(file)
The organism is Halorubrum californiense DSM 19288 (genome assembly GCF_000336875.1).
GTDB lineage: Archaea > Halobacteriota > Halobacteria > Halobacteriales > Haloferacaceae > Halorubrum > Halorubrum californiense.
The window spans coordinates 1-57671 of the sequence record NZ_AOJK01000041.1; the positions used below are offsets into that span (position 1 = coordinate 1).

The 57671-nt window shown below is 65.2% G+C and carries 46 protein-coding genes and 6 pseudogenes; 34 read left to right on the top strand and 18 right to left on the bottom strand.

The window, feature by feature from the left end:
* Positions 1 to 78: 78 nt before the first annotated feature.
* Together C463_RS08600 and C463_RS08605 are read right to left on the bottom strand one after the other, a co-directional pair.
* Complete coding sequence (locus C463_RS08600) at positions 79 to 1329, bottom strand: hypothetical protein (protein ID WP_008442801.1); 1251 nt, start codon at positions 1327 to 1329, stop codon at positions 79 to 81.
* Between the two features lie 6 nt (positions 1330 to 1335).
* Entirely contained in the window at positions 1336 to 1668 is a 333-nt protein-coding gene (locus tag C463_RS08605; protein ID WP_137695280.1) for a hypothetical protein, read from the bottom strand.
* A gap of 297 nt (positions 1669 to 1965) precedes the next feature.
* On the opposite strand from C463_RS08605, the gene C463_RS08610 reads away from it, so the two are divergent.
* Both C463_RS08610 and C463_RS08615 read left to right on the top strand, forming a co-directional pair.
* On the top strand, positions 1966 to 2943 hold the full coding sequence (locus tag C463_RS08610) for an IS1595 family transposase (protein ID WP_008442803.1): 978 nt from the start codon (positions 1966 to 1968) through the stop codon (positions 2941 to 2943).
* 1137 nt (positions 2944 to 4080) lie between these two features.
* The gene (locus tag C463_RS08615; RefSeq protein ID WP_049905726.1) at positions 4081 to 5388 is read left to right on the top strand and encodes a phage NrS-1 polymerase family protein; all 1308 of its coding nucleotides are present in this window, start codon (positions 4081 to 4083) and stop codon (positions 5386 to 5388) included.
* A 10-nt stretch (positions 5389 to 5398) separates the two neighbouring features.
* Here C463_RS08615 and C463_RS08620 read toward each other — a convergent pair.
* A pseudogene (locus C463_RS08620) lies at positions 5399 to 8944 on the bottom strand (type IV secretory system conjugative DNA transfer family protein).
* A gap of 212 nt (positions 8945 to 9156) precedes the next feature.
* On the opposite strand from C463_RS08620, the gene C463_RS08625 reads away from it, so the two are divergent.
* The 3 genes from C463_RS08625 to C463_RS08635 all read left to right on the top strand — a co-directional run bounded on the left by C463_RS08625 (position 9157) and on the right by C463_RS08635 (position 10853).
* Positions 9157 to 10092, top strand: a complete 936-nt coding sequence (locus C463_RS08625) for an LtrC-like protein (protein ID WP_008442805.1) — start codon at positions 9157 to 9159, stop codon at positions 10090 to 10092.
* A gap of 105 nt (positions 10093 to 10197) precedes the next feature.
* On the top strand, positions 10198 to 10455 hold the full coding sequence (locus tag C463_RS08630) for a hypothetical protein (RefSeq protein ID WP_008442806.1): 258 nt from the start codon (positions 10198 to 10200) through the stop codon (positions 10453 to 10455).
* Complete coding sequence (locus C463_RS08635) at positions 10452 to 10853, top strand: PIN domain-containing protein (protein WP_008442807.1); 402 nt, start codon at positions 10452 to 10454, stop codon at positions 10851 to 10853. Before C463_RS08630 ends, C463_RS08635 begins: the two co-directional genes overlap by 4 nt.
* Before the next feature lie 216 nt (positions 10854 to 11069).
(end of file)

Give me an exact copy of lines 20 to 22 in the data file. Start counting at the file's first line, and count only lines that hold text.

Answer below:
* A gap of 212 nt (positions 8945 to 9156) precedes the next feature.
* On the opposite strand from C463_RS08620, the gene C463_RS08625 reads away from it, so the two are divergent.
* The 3 genes from C463_RS08625 to C463_RS08635 all read left to right on the top strand — a co-directional run bounded on the left by C463_RS08625 (position 9157) and on the right by C463_RS08635 (position 10853).